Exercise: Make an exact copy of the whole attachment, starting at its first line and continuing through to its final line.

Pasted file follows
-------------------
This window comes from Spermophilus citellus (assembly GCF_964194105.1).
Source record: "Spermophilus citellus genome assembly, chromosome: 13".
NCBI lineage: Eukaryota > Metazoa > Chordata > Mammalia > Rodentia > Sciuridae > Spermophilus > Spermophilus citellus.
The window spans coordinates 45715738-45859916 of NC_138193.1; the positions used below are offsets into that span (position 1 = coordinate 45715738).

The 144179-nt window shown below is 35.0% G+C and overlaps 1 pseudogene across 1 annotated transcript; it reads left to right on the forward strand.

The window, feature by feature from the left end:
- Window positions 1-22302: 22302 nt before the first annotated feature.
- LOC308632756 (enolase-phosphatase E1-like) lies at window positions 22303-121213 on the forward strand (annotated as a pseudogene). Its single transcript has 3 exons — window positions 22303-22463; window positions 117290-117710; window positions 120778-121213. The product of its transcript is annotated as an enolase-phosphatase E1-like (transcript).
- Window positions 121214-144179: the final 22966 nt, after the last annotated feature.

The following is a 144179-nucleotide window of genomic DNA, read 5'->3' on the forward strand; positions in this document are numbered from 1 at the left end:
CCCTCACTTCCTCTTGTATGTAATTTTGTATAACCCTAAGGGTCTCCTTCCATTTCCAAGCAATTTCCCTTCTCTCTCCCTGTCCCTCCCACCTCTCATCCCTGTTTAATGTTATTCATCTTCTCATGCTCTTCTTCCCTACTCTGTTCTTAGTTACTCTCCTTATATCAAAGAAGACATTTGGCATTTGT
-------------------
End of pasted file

This window comes from Spermophilus citellus (assembly GCF_964194105.1).
Source record: "Spermophilus citellus genome assembly, chromosome: 13".
NCBI lineage: Eukaryota > Metazoa > Chordata > Mammalia > Rodentia > Sciuridae > Spermophilus > Spermophilus citellus.
The window spans coordinates 45715738-45859916 of NC_138193.1; the positions used below are offsets into that span (position 1 = coordinate 45715738).

The 144179-nt window shown below is 35.0% G+C and overlaps 1 pseudogene across 1 annotated transcript; it reads left to right on the forward strand.

The window, feature by feature from the left end:
- Window positions 1-22302: 22302 nt before the first annotated feature.
- LOC308632756 (enolase-phosphatase E1-like) lies at window positions 22303-121213 on the forward strand (annotated as a pseudogene). Its single transcript has 3 exons — window positions 22303-22463; window positions 117290-117710; window positions 120778-121213. The product of its transcript is annotated as an enolase-phosphatase E1-like (transcript).
- Window positions 121214-144179: the final 22966 nt, after the last annotated feature.

The following is a 144179-nucleotide window of genomic DNA, read 5'->3' on the forward strand; positions in this document are numbered from 1 at the left end:
CCCTCACTTCCTCTTGTATGTAATTTTGTATAACCCTAAGGGTCTCCTTCCATTTCCAAGCAATTTCCCTTCTCTCTCCCTGTCCCTCCCACCTCTCATCCCTGTTTAATGTTATTCATCTTCTCATGCTCTTCTTCCCTACTCTGTTCTTAGTTACTCTCCTTATATCAAAGAAGACATTTGGCATTTGT